“One of the most exciting shifts I’ve seen in my career.” A conversation with Rumie’s founder
*This is the first part of a three part conversation series.Tariq, you left behind a successful career in finance to start Rumie in 2013. We’re now starting 2017. Looking back, what are your reflections on how things have progressed?
I couldn’t be more excited with where we’ve come in such a short time – and what we’re working on for 2017. There are roughly one billion children around the world who don’t receive a quality education, and who therefore miss the chance to maximize their inherent potential and to live better lives. The traditional model to address this involves large NGOs and charities aggressively fundraising to throw more money at the problem (“we need more dollars!”) which, of course, hasn’t consistently worked, largely because there are inadequate resources for a problem this big. Our goal is to instead use technology to build a new model that is cheaper, better and faster than ever before.
Everything we’re seeing so far, now in over 20 countries, suggests that our model is affordable, scalable, and drives significant impact – even in areas we didn’t expect, such as in a child’s mental health. Much of the success of our solution can be attributed to the trends we’re seeing. First, there is the explosion in free learning content online, with more and more resources appearing all the time; second, we have a growing community of passionate volunteers from around the world who help us find, vet, and organize all that content on the LearnCloud; and finally, there’s the plummeting cost of hardware and bandwidth – making it easier than ever deliver digital materials to youth in resource-constrained communities.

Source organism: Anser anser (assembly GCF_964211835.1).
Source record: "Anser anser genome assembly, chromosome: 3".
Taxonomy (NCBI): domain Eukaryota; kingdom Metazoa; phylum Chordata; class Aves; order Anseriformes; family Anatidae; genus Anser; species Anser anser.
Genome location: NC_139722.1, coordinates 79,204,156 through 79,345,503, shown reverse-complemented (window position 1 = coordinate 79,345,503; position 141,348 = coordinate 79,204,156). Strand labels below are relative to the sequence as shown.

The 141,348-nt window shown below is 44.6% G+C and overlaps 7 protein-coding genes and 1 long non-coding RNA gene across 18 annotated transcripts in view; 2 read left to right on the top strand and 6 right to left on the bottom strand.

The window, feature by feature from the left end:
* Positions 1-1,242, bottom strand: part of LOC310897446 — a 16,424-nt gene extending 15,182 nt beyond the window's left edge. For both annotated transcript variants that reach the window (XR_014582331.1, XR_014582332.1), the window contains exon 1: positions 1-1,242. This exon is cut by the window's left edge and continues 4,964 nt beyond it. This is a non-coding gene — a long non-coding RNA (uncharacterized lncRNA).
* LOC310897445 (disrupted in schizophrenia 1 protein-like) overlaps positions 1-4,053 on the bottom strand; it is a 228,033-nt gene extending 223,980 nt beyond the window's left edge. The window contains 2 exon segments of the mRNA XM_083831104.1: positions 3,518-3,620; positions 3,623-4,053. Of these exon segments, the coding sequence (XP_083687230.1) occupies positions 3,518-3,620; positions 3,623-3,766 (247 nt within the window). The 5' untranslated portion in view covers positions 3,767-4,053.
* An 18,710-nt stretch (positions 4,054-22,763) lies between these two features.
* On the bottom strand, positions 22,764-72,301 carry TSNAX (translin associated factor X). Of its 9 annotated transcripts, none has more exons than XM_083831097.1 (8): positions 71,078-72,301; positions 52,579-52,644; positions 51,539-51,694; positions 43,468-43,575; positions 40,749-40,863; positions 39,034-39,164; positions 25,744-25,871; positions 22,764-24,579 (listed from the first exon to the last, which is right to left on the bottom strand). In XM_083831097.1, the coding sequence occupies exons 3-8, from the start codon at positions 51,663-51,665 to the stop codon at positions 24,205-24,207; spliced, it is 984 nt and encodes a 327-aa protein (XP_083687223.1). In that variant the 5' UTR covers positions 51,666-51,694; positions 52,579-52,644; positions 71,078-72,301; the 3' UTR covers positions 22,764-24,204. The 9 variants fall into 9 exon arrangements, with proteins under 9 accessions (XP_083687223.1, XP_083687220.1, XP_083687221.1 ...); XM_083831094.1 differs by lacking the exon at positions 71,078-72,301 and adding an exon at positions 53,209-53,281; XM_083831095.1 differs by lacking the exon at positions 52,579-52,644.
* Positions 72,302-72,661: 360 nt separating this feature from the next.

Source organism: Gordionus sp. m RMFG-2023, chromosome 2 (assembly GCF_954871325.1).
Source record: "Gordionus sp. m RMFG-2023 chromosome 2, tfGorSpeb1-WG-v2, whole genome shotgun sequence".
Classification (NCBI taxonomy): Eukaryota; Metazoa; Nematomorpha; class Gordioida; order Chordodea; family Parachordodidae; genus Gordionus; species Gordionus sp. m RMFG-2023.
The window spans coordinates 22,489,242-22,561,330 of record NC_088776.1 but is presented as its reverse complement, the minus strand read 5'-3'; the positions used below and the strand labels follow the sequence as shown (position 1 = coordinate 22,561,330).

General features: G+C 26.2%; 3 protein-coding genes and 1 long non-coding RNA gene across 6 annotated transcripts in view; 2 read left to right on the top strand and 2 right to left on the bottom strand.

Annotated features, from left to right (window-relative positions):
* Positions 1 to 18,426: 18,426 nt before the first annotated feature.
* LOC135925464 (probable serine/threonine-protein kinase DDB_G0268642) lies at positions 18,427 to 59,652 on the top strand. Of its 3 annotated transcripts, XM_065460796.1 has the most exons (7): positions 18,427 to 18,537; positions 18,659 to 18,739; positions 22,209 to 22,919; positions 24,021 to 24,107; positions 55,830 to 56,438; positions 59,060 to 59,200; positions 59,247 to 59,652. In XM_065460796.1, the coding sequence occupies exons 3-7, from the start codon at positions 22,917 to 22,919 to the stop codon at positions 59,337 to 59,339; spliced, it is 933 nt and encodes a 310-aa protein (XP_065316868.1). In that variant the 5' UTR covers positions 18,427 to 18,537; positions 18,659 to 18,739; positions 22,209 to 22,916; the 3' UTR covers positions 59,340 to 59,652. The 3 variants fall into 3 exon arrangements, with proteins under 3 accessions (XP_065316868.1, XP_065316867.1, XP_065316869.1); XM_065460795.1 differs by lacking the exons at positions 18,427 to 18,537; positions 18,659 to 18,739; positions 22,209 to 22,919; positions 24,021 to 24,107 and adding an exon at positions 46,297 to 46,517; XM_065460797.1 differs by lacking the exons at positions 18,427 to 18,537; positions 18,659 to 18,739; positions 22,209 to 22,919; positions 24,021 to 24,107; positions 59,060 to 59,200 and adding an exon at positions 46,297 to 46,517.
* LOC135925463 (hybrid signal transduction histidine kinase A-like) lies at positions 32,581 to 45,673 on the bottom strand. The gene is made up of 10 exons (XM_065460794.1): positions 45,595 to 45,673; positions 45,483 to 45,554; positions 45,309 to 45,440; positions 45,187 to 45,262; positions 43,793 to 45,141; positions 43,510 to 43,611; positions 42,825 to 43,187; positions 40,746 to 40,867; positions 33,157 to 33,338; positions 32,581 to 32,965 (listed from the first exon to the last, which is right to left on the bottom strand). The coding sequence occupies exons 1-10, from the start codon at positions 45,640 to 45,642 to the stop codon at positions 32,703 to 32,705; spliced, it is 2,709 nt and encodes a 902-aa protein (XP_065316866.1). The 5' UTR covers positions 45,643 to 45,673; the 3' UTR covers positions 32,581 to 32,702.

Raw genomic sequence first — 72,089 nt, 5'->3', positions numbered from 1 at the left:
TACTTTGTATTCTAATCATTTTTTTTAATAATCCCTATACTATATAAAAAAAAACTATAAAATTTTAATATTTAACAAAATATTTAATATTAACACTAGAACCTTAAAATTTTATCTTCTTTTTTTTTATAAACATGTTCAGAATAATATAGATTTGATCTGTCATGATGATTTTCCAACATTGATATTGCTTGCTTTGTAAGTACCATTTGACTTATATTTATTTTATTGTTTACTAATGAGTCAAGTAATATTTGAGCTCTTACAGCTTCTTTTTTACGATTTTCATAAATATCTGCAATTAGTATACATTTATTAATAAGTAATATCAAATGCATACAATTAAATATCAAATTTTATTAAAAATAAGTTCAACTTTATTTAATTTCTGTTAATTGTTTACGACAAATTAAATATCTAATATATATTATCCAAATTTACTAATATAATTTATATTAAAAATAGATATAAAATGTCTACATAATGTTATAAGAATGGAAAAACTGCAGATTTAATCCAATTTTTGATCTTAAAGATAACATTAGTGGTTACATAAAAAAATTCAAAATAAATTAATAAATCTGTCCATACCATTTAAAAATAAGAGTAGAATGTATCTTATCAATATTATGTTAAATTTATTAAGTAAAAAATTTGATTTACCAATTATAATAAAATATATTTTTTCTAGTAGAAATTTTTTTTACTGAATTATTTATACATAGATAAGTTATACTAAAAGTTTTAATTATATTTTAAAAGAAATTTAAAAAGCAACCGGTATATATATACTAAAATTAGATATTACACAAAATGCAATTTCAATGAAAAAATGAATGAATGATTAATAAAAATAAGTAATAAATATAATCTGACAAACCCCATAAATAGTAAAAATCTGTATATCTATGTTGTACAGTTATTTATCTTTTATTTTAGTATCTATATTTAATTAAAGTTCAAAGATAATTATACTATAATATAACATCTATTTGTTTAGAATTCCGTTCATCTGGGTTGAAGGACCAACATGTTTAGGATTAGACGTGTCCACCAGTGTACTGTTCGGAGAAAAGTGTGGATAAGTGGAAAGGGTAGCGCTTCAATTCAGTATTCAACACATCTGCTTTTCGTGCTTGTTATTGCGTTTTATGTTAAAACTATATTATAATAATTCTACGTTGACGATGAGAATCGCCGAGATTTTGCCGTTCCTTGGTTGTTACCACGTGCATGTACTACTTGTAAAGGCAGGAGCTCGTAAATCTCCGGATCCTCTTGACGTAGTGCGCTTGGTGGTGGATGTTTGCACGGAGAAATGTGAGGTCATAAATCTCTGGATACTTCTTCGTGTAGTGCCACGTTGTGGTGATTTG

Our goal is to instead use technology to build a new model that is cheaper, better and faster than ever before.I first founded Rumie after a close friend showed me during his battle with cancer what really matters in life: making a difference. It’s been a humbling journey to see that goal come to fruition. Last year, after seeing our early progress, I wrote a vision piece for Rumie in where I projected that over the next five years we’ll witness the beginning of the greatest revolution in access to information since Gutenberg introduced the printing press in the 15th century, as those who didn’t have books leapfrog directly to a cheaper, better and faster method: bytes. I still believe that to be the case, and am excited about how rapidly we can scale this up to finally provide youth around the world a chance to truly maximize their potential.
What trends you see us leaving behind in 2016? In what ways is 2017 going to be an exciting year for edtech?
In affluent communities I think we’ll continue to see an exciting trend toward the personalization of learning, one that adapts to help students achieve mastery of a topic before moving on to the next chapter or concept. Edtech is generally enabling a shift from a one-size-fits-all model of learning to a learner-centric model that fits the learner’s needs and individual progress, and furthermore empowers teachers by allowing them to focus their limited time on helping students with persistent problem areas, motivation, and other areas that no software can or should replace.
In less affluent communities I think we’ll continue to see a lot of “leapfrogging” directly to low-cost educational technology. Through cheaper, better, and faster low-cost delivery of the best free learning tools online, students across the globe who have never received access before will finally have a fair chance to achieve their full potential. It is this transformation in less affluent communities that is our primary focus at Rumie – and represents one of the most exciting shifts I’ve seen in my career. Humanity’s greatest natural resource is brainpower, the ingenuity of us as a species to creatively overcome the problems we face. If through technology we can finally reach the one billion whose wings have been clipped and whose true potential remains untapped, the world will be a much better place.
Written By: Merone Tadesse Business Development Associate at Rumie